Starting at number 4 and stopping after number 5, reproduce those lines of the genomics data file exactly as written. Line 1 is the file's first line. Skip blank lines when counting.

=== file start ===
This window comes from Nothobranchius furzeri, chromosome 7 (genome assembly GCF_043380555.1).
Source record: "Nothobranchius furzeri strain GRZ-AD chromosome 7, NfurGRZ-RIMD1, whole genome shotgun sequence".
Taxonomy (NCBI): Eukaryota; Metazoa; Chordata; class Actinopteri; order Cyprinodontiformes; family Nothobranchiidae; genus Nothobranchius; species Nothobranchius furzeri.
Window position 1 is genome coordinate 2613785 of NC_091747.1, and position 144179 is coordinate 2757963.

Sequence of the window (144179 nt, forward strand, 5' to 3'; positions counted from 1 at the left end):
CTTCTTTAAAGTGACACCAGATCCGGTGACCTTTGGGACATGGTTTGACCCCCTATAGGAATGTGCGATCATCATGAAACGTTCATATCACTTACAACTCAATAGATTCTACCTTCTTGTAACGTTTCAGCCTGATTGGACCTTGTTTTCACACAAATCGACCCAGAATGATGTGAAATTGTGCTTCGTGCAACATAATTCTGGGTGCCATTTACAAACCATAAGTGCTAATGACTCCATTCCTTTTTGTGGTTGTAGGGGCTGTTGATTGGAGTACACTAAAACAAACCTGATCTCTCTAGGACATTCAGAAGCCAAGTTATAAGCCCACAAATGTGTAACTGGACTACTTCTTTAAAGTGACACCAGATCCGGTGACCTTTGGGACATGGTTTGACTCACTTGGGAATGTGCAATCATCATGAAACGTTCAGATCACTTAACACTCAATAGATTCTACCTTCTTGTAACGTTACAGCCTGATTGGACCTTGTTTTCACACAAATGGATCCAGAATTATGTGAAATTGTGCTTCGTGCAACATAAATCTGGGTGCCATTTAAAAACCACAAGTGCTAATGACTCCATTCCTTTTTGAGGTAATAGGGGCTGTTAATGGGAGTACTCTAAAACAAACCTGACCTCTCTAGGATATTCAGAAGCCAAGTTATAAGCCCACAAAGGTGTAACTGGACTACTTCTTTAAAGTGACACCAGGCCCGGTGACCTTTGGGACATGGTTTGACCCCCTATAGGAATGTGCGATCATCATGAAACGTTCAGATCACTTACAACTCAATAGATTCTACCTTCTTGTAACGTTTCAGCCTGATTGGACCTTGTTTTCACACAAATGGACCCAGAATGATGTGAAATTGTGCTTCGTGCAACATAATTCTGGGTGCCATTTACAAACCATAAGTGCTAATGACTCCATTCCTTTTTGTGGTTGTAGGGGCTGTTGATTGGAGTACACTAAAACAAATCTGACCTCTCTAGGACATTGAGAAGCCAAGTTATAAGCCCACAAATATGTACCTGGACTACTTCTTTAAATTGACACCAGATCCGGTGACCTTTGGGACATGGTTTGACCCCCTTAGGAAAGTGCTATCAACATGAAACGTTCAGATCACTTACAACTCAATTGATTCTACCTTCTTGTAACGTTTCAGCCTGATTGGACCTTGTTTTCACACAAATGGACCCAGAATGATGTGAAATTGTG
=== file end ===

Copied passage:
Window position 1 is genome coordinate 2613785 of NC_091747.1, and position 144179 is coordinate 2757963.

Sequence of the window (144179 nt, forward strand, 5' to 3'; positions counted from 1 at the left end):